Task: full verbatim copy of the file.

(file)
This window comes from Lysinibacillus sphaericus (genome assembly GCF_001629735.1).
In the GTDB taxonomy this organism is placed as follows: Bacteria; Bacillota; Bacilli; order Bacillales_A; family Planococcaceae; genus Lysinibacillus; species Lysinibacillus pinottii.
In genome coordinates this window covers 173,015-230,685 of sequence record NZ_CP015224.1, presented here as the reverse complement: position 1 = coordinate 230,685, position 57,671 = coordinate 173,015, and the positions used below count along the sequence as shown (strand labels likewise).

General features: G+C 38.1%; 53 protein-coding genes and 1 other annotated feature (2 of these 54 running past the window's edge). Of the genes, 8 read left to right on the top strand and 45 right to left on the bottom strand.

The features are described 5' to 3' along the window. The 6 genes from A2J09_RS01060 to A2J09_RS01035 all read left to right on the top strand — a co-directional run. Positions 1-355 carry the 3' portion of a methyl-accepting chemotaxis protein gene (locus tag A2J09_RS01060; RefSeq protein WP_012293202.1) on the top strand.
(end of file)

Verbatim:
This window comes from Lysinibacillus sphaericus (genome assembly GCF_001629735.1).
In the GTDB taxonomy this organism is placed as follows: Bacteria; Bacillota; Bacilli; order Bacillales_A; family Planococcaceae; genus Lysinibacillus; species Lysinibacillus pinottii.
In genome coordinates this window covers 173,015-230,685 of sequence record NZ_CP015224.1, presented here as the reverse complement: position 1 = coordinate 230,685, position 57,671 = coordinate 173,015, and the positions used below count along the sequence as shown (strand labels likewise).

General features: G+C 38.1%; 53 protein-coding genes and 1 other annotated feature (2 of these 54 running past the window's edge). Of the genes, 8 read left to right on the top strand and 45 right to left on the bottom strand.

The features are described 5' to 3' along the window. The 6 genes from A2J09_RS01060 to A2J09_RS01035 all read left to right on the top strand — a co-directional run. Positions 1-355 carry the 3' portion of a methyl-accepting chemotaxis protein gene (locus tag A2J09_RS01060; RefSeq protein WP_012293202.1) on the top strand.